The Intercessory Power of the Eucharist

Praying for Vocations to the Priesthood

and the Consecrated Life


By Fr. John P. Grigus, OFM Conv


Today, many who make a commitment to Eucharistic adoration also spontaneously experience an urge to pray for the renewal of the priesthood and for an increase of vocations to the priesthood and the consecrated life. This is also encouraged by the Holy Father in his many audiences with clergy and laity alike.


            On February 14,2002, in a meeting with the clergy of the diocese of Rome, for example, he said that prayer for vocations is a task “for the entire Christian community” and must form a part of pastoral care. “Each parish and Christian community .. must feel a shared responsibility in proposing and accompanying vocations.” This is particularly crucial because, as the Holy Father says, “The priesthood cannot be considered as a call among many others, because the realization and development of other vocations depend on it.”


            In other words, the priest is called to act “in the person of Christ” (in persona Christi) as one who forms and builds up the Church. Consequently, without the priesthood there would be no forgiveness of sins through which the baptized are restored to grace; no anointing of the sick to be restored to health or given the grace to bear their illness; and no equipping of the laity for their work of “evangelizing their culture with the spirit of the Gospel” (Vatican II). But, most important of all, without the ministerial priesthood, we would have no Mass and therefore no adoration of the Blessed Sacrament outside of Mass.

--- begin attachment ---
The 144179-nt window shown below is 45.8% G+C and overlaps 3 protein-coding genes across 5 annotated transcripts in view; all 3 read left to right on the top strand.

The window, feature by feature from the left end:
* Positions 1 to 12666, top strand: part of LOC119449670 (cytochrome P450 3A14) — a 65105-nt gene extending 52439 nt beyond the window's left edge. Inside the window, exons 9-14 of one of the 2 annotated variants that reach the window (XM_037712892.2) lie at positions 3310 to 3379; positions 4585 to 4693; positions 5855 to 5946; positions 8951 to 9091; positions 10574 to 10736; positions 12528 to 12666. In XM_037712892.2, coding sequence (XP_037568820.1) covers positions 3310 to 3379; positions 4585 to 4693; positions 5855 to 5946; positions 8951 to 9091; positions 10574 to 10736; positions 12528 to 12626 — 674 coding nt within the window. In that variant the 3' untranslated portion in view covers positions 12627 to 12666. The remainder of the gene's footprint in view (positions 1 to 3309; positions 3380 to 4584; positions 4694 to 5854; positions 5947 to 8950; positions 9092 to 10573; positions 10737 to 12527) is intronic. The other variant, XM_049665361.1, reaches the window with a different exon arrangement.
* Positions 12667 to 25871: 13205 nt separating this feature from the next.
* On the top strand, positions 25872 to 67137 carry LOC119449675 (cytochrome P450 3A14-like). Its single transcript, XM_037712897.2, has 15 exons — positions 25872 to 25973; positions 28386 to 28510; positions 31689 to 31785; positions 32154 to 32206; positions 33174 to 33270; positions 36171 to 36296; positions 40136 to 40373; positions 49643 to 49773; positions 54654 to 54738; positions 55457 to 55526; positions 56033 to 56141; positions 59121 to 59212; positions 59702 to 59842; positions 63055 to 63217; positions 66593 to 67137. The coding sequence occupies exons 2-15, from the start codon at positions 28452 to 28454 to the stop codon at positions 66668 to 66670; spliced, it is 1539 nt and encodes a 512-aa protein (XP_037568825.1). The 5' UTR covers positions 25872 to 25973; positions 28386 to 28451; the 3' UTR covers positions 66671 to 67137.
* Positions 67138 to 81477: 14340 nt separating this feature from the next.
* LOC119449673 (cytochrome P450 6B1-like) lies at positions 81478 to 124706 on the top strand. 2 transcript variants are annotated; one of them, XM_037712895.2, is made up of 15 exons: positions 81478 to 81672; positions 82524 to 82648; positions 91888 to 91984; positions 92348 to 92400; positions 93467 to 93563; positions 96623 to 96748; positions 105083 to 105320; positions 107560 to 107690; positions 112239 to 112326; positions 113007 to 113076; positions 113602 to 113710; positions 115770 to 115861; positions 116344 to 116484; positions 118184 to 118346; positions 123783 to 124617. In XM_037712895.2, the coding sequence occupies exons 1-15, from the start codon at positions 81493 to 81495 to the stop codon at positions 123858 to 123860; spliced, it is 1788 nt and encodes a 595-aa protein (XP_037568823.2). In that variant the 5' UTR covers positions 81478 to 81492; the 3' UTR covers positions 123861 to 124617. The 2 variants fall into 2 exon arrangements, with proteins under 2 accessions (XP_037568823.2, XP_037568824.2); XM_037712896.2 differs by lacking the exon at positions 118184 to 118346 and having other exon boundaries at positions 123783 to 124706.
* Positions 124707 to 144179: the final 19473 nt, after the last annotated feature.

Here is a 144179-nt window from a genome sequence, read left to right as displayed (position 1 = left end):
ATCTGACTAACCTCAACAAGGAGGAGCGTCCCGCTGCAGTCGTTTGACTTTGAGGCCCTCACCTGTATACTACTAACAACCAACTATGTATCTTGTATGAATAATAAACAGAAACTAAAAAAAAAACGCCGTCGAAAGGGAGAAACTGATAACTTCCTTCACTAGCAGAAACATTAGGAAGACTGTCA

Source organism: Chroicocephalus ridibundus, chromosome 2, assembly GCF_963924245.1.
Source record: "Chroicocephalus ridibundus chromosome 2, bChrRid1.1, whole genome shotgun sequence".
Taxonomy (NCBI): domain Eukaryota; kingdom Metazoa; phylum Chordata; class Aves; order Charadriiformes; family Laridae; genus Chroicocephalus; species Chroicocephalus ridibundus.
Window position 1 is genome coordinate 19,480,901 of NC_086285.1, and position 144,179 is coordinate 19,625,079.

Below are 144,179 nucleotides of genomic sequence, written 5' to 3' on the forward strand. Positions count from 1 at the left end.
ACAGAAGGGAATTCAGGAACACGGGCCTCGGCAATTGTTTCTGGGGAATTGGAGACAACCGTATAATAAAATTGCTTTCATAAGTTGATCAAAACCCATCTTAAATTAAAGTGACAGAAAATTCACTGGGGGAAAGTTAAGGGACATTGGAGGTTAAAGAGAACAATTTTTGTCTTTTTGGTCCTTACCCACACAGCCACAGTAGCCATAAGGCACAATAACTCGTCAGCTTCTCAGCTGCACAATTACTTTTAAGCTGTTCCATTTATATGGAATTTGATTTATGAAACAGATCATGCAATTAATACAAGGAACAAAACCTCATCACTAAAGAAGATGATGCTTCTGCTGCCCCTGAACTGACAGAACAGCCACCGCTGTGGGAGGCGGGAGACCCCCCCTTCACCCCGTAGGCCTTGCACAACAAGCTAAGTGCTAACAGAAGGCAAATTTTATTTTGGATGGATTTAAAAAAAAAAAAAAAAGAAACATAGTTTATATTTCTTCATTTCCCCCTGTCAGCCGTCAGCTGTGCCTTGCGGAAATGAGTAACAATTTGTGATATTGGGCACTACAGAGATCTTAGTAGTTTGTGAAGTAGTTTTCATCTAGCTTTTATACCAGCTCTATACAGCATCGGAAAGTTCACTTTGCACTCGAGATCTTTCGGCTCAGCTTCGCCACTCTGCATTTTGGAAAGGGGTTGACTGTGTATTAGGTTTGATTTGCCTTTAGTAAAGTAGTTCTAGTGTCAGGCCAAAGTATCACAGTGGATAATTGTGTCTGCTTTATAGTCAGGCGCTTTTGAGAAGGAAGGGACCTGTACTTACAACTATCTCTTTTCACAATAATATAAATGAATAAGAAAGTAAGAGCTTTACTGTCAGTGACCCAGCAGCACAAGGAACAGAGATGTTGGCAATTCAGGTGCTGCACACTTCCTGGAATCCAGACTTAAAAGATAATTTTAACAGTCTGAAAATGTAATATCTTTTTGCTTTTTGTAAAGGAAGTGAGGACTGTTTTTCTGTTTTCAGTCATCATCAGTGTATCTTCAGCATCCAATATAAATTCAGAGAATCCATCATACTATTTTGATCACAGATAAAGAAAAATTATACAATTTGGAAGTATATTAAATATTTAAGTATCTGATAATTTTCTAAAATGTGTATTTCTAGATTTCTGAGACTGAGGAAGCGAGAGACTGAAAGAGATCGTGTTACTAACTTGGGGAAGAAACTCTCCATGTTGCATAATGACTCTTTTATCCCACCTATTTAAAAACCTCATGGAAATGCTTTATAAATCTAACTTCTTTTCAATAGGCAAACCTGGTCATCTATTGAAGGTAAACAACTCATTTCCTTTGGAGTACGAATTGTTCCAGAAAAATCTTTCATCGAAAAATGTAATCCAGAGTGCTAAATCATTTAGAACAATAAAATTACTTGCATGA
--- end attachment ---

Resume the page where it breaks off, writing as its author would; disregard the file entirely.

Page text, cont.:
Prayers for vocations to the consecrated life are also important, for as the Holy Father states, “Consecrated persons render visible the gifts that are to come and witness to the new and eternal life made possible by Christ's redemption.” They also perform irreplaceable acts of service in the field of education, medicine, catechesis and charitable service without which the Church and world would be greatly impoverished.


            “In the area of vocations,” said the Holy Father on February 4, 2002, in his speech to a session of The Congregation for Catholic Education, “The foremost action (actio princepts) is prayer in obedience to the mandate of Christ: Pray therefore to the Lord of the harvest to send laborers into his harvest” (Mt 9:38; Lk 10:2).


            And in the Gospel of John, Jesus assures those who do so pray, “Whatever you ask in my name, I will do, so that the Father may be glorified in the Son. If you ask anything of me in my name, I will do it” (Jn 14:13 -14). “Until now you have not asked anything in my name; ask and you will receive, so that your joy may be complete” (Jn 16:24). When we pray for an increase of vocations to the priesthood and religious life, not only are we then praying in the name of Jesus but in obedience to his very command as well.


            Effective especially is such prayer when offered before the Eucharistic presence of Our Lord, because it is then not only offered in his name and in obedience to his command, but also in his actual presence. Numerous testimonies bear this truth out. Bl. (Mother) Teresa of Calcutta, for example, has said that her religious order was like any other order, having few vocations, until she decided to have her community spend one hour each day before the Eucharistic presence of Our Lord. It was after that that the order began to grow by leaps and bounds in both the number of new vocations as well as in the expansion of its ministry to the poorest of the poor.


            Perpetual adoration was also started at St. John Fisher Seminary in Stamford, CT, to “encourage young men of the community to find a vocation to the priesthood,” according to the rector of the seminary, Fr. Stephen M. DiGiovanni. Within the first year that the chapel was founded, enrollment at the seminary increased by 50 percent.